Meanwhile, CFLs over 18 watts can overheat themselves in ceiling fan fixtures unless they are rated for such fixtures, small enclosed fixtures or recessed ceiling fixtures. I have seen this happen. Personally, I do not like putting CFLs over 13 watts in ceiling fan fixtures unless they are rated for such fixtures or recessed ceiling fixtures or smal enclosed fixtures.

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On Tue, 28 Sep 2010 23:47:44 +0000, Don Klipstein wrote:

Hey there, guess you didn't read my post about the 4 100 watt equivalent CFls two of which hang upside down completely enclosed outdoors that run from dusk to dawn year-round. The other two are outdoors in a motion fixture and hang at a 45 degree upside down. One of the enclosed failed after 2 years. I opened it up and replaced the main filter cap and two series filament caps and it was repaired. Problem with heating the base to 60c when upside down is cheap capacitors rated at 60c or under. More expensive CFLs or those rated to operate upside down would have components rated at or over 80c. At least that's how I see it in other electronics subject to high power heat dissipation.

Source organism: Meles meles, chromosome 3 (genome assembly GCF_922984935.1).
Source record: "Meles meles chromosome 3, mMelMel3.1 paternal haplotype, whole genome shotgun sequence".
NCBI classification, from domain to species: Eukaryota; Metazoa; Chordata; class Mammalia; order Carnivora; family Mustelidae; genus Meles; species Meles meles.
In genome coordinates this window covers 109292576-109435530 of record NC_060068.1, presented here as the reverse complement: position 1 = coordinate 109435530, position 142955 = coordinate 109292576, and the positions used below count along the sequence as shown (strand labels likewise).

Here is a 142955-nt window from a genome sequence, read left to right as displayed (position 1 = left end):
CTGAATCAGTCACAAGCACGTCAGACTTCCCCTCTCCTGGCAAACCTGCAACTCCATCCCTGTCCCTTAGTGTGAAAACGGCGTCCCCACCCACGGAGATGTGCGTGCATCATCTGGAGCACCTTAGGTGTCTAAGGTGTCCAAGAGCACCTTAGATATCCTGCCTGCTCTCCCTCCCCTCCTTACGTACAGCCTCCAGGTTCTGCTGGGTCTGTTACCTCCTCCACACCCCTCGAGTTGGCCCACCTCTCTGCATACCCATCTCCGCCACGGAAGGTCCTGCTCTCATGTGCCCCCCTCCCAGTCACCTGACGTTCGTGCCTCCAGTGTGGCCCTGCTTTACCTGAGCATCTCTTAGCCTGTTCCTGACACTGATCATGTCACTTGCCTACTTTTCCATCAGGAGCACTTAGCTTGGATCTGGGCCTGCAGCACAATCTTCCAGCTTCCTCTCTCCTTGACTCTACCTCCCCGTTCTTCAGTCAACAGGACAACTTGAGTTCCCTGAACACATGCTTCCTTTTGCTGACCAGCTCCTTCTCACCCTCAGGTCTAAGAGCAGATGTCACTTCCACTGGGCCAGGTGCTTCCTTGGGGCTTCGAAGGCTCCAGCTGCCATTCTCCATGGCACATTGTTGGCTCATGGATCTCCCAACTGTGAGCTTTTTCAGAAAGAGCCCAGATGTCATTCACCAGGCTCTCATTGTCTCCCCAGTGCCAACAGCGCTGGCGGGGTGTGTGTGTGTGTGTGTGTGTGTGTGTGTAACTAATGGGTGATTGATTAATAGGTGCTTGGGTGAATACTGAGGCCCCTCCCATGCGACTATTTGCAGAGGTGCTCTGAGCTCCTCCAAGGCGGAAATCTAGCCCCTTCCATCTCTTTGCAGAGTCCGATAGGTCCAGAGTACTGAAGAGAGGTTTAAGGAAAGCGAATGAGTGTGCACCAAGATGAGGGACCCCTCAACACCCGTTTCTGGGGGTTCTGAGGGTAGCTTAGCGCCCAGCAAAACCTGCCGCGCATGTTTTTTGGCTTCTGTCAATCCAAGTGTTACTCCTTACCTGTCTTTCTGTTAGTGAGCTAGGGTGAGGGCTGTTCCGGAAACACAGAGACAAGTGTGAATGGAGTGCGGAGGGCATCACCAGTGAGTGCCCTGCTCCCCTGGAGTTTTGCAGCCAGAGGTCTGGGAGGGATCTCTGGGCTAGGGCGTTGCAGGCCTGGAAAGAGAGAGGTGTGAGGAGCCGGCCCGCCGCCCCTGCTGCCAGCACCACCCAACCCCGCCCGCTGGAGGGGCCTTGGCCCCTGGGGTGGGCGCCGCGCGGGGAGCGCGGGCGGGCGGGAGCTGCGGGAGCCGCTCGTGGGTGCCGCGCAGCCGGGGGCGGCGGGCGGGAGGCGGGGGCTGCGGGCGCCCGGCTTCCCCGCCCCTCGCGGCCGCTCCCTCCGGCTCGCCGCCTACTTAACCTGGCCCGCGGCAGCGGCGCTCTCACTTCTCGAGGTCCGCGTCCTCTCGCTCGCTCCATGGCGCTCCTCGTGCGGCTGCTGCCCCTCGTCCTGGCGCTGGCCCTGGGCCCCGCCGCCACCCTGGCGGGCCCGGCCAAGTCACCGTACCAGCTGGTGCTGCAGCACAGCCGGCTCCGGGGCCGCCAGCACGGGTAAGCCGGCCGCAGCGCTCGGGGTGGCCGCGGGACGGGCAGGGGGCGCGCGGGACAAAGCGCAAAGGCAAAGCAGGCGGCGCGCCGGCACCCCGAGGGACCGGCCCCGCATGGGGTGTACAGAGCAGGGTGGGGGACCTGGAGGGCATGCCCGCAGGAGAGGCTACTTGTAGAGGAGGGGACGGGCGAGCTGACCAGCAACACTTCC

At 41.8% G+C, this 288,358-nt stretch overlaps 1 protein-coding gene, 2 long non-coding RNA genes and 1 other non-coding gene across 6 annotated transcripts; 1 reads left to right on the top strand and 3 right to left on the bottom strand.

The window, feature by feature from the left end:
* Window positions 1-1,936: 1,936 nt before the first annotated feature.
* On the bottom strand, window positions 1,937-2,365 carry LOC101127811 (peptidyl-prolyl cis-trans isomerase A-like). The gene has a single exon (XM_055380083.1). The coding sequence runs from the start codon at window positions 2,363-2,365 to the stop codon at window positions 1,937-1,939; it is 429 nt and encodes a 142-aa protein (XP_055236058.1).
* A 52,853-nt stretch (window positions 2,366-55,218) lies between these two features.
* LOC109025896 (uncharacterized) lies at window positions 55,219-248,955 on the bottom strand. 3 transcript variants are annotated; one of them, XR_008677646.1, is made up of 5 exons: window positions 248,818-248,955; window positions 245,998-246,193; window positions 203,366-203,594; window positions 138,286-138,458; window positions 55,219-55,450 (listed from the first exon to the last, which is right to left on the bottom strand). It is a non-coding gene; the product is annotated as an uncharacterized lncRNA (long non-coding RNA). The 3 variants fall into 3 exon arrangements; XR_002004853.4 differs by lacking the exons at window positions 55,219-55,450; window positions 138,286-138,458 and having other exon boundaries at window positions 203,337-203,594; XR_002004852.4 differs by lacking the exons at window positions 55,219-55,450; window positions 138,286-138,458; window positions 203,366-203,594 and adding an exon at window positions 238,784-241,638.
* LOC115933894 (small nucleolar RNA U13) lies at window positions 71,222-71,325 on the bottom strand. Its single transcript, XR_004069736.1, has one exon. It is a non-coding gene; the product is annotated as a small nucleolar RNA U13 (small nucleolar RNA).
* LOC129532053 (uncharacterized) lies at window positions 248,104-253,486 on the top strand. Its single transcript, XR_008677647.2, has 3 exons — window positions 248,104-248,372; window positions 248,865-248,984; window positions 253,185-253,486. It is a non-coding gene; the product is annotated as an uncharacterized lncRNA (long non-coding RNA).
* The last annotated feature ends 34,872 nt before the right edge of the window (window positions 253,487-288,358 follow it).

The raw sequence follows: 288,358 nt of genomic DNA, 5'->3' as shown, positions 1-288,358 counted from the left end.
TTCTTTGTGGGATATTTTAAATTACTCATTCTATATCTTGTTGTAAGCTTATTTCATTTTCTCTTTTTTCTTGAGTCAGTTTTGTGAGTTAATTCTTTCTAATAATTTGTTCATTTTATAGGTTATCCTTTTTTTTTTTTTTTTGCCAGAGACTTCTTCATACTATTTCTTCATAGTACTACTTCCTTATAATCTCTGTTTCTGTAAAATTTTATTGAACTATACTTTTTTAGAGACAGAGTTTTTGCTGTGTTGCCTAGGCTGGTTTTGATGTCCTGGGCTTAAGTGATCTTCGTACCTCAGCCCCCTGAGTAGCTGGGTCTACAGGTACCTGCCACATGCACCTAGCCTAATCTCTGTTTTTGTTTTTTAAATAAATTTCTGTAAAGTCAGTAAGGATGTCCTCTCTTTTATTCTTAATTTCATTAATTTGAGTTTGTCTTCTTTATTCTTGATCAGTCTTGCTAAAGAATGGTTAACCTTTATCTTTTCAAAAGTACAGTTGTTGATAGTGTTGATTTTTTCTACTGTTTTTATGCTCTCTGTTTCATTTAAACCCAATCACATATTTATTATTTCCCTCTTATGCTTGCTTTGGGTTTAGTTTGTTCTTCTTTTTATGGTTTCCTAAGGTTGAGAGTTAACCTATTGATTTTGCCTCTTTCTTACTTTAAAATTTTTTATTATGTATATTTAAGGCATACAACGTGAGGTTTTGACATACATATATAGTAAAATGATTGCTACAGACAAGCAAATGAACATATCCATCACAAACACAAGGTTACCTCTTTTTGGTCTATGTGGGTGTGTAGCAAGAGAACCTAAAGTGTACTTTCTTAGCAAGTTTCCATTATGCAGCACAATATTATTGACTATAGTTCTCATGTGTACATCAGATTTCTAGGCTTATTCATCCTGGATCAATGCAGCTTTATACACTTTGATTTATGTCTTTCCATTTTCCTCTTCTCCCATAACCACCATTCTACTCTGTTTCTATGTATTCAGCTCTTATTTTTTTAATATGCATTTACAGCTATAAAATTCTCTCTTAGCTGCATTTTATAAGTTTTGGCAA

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On 9/29/2010 8:36 AM, A. Baum wrote:

Is this a specification I'd find on the packaging? I've been trying to read packages, but don't remember seeing that mentioned. Actually I also couldn't find any instructions re base up/down on the packages, although I'll admit that the bifocals don't quite cut some of that small print!
And bottom line - are we talking about the bulb just failing from the heat or is it actually dangerous to have them upside down, as in fire?
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On 10/1/2010 5:21 PM, Lee B wrote:

they work fine in any position. Just put 'em in and forget it.
--
Steve Barker
remove the "not" from my address to email